After Two Millennia, Christians Begin to Appreciate the Jewish Love of Law

Ever since the apostle Paul referred to “the law”—meaning the prescriptions of the Torah—as a “curse,” Christians have been perplexed, to say the least, by Judaism’s enthusiasm for legality. Meir Soloveichik believes this has started to change:

The Torah—a rigorous and complex code containing 613 commandments, to which the rabbis later added a myriad of further prohibitions and obligations—is for Jews an exquisite source of happiness, the ultimate embodiment of the Almighty’s love, and God’s greatest gift. . . .

Christian thinkers have been startled by the fact that law—in all its multifarious details—can be a source of delight. In his Reflections on the Psalms, C.S. Lewis admits he was confounded by the Psalmist’s description of the Torah as sweeter than honey. “One can easily understand,” Lewis asserts, how laws may be important, even critical, but “it is very hard to find how they could be, so to speak, delicious, how they exhilarate.” . . .

In the past two decades, however, a stunning new genre of religious writing has appeared: Christian appreciation of the Jewish love of the law. These sensitive reflections are not only instructive to Christians but also, in certain ways, very interesting to Jews, as we can learn a great deal when we see ourselves through an outsider’s insightful eyes. . . . In an age of libertinism, Christians are coming to appreciate the role rigorous adherence to law plays in Jewish character formation—and in an age when they are now cultural outsiders, Christians are beginning to seek the secret of Jewish survival through the centuries, and are discovering it in the Jewish love of the law.

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More about: Christianity, Halakhah, Jewish-Christian relations, Judaism, Paul of Tarsus, Religion & Holidays

How Israel Can Best Benefit from Its Newfound Friendship with Brazil

Jan. 21 2019

Earlier this month, Benjamin Netanyahu was in Brazil—the first Israeli prime minister to visit the country—for the inauguration of its controversial new president Jair Bolsonaro. Bolsonaro has made clear his eagerness to break with his predecessors’ hostility toward the Jewish state, and Netanyahu has responded positively. To Emanuele Ottolenghi, the improved relations offer an opportunity for joint cooperation against Hizballah, which gets much of its revenue through cooperation with Brazilian drug cartels. In this cooperative effort, Ottolenghi cautions against repeating mistakes made in an earlier outreach to Paraguay:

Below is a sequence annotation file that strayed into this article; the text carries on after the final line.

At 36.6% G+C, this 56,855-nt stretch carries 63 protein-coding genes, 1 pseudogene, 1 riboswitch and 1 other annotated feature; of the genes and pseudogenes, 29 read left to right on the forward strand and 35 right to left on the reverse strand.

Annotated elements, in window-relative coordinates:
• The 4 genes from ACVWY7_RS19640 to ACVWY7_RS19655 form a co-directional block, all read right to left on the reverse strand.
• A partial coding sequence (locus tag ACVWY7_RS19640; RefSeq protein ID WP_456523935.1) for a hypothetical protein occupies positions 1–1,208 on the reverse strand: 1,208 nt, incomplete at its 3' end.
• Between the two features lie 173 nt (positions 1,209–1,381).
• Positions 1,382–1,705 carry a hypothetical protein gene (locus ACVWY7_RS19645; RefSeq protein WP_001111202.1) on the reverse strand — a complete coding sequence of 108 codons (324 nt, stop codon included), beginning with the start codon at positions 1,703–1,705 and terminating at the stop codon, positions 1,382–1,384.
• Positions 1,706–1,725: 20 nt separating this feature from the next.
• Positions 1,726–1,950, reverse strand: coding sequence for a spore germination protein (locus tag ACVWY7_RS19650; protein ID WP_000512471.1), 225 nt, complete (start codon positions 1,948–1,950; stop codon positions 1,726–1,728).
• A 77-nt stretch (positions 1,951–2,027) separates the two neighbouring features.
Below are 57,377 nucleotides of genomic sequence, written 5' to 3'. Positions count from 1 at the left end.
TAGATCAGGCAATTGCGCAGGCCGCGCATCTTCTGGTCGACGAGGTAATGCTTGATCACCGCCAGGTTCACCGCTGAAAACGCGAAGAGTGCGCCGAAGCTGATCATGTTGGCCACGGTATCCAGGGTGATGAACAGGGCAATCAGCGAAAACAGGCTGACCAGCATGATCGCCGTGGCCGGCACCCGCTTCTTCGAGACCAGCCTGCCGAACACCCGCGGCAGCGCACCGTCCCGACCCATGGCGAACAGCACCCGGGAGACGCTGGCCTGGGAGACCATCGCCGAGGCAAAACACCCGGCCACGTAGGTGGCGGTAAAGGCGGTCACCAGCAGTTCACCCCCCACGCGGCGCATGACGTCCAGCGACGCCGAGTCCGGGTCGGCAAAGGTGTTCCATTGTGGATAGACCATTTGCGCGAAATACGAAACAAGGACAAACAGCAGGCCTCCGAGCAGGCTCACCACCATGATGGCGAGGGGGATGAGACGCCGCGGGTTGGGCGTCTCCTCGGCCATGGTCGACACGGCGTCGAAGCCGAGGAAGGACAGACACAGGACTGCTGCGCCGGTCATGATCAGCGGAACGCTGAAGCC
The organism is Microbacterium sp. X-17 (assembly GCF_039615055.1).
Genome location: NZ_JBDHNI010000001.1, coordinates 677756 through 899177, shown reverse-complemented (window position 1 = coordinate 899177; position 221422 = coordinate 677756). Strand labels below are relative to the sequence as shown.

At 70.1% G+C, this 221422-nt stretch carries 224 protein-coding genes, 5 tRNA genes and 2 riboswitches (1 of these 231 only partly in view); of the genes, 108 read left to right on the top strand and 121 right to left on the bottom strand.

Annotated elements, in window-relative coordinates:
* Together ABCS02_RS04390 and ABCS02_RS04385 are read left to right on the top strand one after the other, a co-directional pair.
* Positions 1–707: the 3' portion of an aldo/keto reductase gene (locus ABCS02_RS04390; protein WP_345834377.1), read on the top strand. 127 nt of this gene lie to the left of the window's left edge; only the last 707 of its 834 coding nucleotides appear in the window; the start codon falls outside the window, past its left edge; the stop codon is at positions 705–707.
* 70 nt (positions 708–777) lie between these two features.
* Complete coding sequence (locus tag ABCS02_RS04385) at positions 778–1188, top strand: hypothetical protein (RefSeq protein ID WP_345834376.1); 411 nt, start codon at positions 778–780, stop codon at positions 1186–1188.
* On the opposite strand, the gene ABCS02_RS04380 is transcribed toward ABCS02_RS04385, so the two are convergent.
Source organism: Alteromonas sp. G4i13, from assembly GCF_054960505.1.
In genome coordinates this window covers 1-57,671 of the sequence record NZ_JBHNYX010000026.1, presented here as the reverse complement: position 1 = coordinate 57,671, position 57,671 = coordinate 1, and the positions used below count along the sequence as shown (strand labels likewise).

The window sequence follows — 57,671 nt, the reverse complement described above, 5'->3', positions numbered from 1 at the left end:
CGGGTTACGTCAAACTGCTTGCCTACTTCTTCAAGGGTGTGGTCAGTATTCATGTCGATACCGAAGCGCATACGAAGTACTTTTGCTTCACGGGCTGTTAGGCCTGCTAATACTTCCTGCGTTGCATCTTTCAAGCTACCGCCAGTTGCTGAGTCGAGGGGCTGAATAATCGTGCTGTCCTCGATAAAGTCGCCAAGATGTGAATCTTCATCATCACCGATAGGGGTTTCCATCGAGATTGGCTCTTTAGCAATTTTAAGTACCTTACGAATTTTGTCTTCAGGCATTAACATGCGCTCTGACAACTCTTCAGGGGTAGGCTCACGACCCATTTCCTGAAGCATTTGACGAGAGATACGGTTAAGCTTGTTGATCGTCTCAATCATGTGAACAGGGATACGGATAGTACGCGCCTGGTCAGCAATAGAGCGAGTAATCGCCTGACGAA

Hizballah relies heavily on the proceeds of transnational crime networks, especially in the Tri-Border Area [where] Argentina, Brazil, and Paraguay [meet], but until recently, Brazilian officials were loath to acknowledge its presence in their country or its involvement in organized crime. [But] Bolsonaro’s top priority is fighting organized crime. Combating Hizballah’s terror finance is a vital Israeli interest. Making the case that Israel’s and Brazil’s interests dovetail perfectly should be easy. . . .

But Israel should be careful not to prioritize symbols over substance, a mistake already made once in Latin America. During 2013-2018, Netanyahu invested heavily in his relationship with Horacio Cartes, then president of Paraguay. Cartes, . . . too, had a genuine warmth for Israel, which culminated in his decision in May 2018 to move Paraguay’s embassy to Jerusalem. Most importantly, from Israel’s point of view, Paraguay began voting with Israel against the Arab bloc at the UN.

However, the Paraguayan side of the Tri-Border Area remained ground zero for Hizballah’s money laundering in Latin America. The Cartes administration hardly lifted a finger to act against the terror funding networks. . . . Worse—when critics raised Hizballah’s [local] terror-financing activities, Paraguayan ministers confronted their Israeli counterparts, threatening to change Paraguay’s friendly international posture toward Israel. [And] as soon as Cartes left office, his successor, Mario Abdo Benítez, moved Paraguay’s embassy back to Tel Aviv. . . . Israel’s five-year investment ultimately yielded no embassy move and no progress on combating Hizballah’s terror network. . . .

Israel should make the battle against Hizballah’s terror-finance networks in Latin America its top regional priority.

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More about: Benjamin Netanyahu, Brazil, Hizballah, Israel & Zionism, Israel diplomacy, Latin America